* Watchdog says Google not informing users how data are used
* Google says considering further action.
* Watchdog's record fine is small vs Google profit
PARIS, Jan 8 France's data protection watchdog
has fined Google 150,000 euros after the U.S. search
engine ignored a three-month ultimatum to bring its practices on
tracking and storing user information in line with local law.
The privacy watchdog, known as CNIL, has also ordered Google
to post the decision on its google.fr homepage for 48 hours
within eight days of being officially notified of the ruling.
At issue was the new approach to user data that Google
began in March 2012, in which it consolidated its 60 privacy
policies into one and started combining data collected on
individual users across its services, including YouTube, Gmail
and social network Google+.
It gave users no means to opt out.
"The company does not sufficiently inform its users of the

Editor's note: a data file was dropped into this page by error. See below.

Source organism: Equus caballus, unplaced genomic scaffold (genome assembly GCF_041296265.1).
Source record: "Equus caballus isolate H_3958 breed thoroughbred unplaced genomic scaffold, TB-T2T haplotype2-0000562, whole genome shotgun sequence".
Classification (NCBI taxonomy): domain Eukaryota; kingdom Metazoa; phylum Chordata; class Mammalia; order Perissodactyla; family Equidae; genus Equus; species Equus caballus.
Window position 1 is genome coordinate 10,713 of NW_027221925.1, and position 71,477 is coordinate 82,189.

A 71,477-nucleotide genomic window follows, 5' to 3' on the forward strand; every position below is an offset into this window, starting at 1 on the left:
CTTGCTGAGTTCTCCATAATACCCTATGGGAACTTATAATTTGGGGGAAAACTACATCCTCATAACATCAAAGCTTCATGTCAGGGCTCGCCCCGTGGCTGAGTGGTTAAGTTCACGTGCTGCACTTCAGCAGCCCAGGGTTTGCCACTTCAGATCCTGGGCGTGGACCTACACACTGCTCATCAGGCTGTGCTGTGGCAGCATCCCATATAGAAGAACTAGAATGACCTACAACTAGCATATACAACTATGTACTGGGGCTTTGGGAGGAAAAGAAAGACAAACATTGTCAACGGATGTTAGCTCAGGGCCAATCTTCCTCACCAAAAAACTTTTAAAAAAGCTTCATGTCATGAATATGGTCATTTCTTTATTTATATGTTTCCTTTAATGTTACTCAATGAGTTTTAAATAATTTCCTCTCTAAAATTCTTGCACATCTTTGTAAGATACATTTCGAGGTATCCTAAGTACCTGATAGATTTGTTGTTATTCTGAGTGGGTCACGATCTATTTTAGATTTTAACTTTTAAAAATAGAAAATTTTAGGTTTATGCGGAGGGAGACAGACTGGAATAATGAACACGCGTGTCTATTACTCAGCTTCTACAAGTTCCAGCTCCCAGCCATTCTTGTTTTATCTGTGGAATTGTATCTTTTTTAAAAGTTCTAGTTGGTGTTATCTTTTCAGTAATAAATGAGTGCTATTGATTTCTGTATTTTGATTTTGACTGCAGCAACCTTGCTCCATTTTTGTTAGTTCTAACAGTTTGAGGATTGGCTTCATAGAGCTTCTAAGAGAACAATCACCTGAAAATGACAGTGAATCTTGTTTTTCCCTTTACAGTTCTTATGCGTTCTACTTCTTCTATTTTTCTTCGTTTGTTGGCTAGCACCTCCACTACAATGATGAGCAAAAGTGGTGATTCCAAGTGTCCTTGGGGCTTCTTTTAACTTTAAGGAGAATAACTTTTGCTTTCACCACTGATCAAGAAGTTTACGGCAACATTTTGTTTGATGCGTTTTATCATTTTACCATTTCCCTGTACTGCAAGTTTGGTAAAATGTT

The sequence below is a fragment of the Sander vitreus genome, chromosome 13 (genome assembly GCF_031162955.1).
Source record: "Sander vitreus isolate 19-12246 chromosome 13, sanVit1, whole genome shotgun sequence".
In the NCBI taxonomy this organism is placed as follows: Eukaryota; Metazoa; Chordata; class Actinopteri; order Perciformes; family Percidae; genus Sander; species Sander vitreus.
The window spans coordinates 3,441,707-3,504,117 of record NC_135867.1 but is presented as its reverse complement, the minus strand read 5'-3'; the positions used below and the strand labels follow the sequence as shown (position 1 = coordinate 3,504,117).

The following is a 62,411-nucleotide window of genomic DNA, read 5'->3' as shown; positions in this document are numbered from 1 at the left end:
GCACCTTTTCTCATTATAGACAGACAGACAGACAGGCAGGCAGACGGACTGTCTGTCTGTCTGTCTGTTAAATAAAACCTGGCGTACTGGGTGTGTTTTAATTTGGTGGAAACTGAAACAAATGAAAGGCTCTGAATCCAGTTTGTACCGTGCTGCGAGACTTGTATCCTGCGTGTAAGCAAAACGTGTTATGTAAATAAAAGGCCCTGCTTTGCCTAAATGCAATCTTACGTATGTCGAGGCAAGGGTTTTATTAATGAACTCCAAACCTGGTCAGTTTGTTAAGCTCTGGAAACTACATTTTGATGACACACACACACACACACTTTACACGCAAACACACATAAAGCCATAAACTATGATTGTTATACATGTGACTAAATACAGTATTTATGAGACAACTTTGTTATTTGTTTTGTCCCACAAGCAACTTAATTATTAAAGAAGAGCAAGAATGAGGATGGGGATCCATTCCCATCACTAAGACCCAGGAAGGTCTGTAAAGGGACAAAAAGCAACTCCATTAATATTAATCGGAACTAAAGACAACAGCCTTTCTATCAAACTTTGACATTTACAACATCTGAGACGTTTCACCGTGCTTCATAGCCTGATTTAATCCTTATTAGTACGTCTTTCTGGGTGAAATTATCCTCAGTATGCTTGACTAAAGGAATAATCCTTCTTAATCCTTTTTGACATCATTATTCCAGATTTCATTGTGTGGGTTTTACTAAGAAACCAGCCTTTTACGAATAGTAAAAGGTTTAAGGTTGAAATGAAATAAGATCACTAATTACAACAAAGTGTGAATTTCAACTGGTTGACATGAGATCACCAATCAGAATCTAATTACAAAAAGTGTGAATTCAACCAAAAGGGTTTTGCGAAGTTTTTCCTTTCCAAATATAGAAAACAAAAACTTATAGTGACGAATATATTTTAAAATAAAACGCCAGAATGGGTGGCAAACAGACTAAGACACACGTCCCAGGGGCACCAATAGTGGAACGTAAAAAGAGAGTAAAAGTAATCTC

conditions in which their personal data are processed, nor of
the purposes of this processing," CNIL said in a statement.
A Google France spokesman told Reuters the company will take
note of this decision and consider further action.
"Throughout our talks with CNIL, we have explained our
efficient services," he said.
Spain, Britain, Germany, Italy and the Netherlands have also
opened similar cases against Google because the U.S.-based web
local rules protecting consumers on how their personal data is
processed and stored.
CNIL said the fine is the highest it has issued until now
and is justified by the number and the seriousness of the
breaches stated in the case.
But the penalties that France and most other EU countries
can impose remain small compared with the $10.7 billion net
profit that Google earned in 2012.
Spain can impose fines of up to 1 million euros, while the
German Data Protection Act caps penalties at 300,000 euros.
There is no legal framework to levy European-wide fines.
In June, CNIL found Google to be in breach of privacy law on
six counts, notably that it posted "insufficient" information
for French users about how their private browsing data was
collected and used.